And he’s getting plenty of first-hand exposure to disaster relief while here. Mike says that the chaos of those sleeping on the mats is notably different from the stable consistency of those renting the beds. Lately he’s become acquainted with Ty, Carlos and “Uncle” Ray, three long-term residents who are part of the community that has developed between the roommates of Crossroads.
After staying here for a year, Ty says that moving up to the beds “gives you a sense that there will be a next step, a next phase. When you’re sleeping on the mats staring at the ceiling, you feel trapped, like it’s never going to end.”
Despite graduating from Cornell University, employment and financial issues led to Ty to becoming homeless, which Jackson says is well-tread road to the shelter’s doorstep. “Joblessness is the biggest unifier here,” he says. “There are others, like mental illness, drug and alcohol addiction, incarceration, but at the end of the day it’s the inability to get and hold onto work.”
Jackson says the bed population have formed a community that networks with each other. “Last year there was a time when Denver’s Waste Management had been using day-labor, and some people were informed about permanent jobs opening up there,” he says. “And the guys here who got the tip would tell other people they trusted, and there was a wave of employment throughout the shelter.”
At the same time, trying to keep that community together with up to 260 men dealing with various addictions, illnesses and unfortunate backgrounds under one roof is a tricky juggling act. Just before dinner, an argument ensues between some residents over the TV—one wants the news, the other wants the Broncos. Jackson knows each of them by name, and gracefully cracks some jokes and gets everyone laughing, neutralizing what he knows from experience had the potential to be a fight.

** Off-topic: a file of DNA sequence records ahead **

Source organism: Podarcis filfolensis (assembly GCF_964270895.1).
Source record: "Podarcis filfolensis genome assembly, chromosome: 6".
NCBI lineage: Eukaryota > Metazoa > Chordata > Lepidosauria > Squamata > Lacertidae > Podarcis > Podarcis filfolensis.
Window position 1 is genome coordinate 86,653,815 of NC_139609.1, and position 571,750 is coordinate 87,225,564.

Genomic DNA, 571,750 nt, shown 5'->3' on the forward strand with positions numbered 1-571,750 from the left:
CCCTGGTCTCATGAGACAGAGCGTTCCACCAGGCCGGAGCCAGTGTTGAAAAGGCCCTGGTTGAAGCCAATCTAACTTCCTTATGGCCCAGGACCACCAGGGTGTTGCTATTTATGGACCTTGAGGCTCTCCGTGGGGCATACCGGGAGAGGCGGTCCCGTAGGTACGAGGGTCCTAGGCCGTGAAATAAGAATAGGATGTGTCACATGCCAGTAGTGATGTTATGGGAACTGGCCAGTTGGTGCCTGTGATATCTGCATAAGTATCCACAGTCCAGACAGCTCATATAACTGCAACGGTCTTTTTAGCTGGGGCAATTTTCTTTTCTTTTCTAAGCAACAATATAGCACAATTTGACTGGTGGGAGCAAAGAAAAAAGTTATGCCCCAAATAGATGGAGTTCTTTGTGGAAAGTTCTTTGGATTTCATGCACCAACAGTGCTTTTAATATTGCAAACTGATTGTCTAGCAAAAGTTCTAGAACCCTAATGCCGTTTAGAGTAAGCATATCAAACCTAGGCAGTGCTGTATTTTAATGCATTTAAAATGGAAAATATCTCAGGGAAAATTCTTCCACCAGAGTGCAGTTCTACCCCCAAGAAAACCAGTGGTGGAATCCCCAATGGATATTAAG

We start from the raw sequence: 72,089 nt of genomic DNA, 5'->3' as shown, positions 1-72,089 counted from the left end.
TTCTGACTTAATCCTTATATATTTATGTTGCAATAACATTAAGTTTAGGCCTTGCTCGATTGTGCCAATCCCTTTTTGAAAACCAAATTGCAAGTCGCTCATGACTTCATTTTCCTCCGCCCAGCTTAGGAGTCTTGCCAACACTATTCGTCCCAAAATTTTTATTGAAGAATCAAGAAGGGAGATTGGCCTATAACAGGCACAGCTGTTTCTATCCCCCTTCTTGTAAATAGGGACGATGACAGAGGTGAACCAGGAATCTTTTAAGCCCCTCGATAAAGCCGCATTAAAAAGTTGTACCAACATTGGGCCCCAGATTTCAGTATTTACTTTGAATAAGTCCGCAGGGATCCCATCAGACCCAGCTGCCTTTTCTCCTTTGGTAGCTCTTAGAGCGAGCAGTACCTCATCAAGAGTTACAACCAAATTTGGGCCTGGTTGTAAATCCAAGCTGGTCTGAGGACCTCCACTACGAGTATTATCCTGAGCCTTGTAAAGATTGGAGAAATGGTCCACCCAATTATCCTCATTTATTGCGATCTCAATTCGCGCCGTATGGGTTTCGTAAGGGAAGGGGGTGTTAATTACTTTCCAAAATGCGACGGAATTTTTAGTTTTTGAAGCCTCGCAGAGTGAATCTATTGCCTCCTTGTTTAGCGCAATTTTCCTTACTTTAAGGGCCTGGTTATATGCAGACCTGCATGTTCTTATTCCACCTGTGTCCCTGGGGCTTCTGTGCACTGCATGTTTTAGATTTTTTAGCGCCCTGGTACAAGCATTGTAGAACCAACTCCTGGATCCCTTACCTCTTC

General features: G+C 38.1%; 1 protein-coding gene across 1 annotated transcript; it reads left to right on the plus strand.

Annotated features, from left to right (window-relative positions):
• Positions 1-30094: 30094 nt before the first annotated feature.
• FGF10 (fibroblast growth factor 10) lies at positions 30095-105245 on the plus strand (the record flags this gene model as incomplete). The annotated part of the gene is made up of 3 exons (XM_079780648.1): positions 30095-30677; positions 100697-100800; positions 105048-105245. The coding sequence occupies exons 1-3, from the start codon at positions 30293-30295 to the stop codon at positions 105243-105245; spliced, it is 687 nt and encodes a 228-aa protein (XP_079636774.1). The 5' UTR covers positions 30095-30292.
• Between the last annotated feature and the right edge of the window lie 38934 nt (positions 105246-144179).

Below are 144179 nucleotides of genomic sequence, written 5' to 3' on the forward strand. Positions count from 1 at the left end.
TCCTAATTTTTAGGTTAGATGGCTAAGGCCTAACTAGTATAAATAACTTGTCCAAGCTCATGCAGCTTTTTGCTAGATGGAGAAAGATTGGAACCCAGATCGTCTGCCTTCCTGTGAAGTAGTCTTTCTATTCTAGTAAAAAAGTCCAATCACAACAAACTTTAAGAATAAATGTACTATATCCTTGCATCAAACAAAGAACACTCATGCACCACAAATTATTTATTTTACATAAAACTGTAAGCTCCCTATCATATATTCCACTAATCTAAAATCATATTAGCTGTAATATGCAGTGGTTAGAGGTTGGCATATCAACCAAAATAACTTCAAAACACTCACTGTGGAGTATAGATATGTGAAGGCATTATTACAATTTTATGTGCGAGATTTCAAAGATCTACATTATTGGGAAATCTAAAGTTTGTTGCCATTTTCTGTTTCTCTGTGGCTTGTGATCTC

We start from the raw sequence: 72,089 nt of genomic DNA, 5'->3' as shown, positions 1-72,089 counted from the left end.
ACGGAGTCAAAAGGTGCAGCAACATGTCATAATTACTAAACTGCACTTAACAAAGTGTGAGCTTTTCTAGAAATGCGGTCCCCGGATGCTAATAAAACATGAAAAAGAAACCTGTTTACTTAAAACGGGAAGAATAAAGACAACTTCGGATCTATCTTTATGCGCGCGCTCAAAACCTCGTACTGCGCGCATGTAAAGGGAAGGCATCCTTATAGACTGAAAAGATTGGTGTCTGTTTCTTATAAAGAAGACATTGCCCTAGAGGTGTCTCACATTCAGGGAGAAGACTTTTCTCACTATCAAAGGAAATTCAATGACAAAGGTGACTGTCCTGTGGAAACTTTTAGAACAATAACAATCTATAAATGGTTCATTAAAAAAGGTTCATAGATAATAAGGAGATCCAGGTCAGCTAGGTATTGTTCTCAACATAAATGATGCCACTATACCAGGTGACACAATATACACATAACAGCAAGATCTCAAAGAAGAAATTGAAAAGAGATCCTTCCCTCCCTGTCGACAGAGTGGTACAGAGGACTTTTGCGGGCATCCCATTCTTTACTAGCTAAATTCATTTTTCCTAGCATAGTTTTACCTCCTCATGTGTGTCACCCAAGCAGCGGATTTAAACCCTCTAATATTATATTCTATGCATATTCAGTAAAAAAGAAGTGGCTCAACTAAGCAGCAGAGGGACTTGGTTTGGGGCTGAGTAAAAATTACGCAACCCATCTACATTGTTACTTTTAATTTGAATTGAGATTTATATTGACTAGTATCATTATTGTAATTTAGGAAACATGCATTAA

Earlier in the year Carlos was assaulted during an argument in the courtyard, resulting in a broken jaw that required surgery. Having grown up around Hell’s Angels and being homeless since the age of 14, Carlos says he “didn’t want to be a snitch. Carlton kept asking me ‘who did this to you?’ but I told him not to worry about it. But then I was gonna get kicked out for not saying who it was.”
“I didn’t want to put you in that position,” Jackson says, speaking to Carlos about the incident. “But the bottom line is we can’t have that here. If there’s someone here who’s willing to assault other people, you’re not going to be the last one he hits.”
Jackson has the ability to empathize and communicate with the residents of Crossroads because it wasn’t long ago that he was in their shoes. Along with half of the shelter’s staff, Jackson found his way into employment with The Salvation Army through first being one of its clients.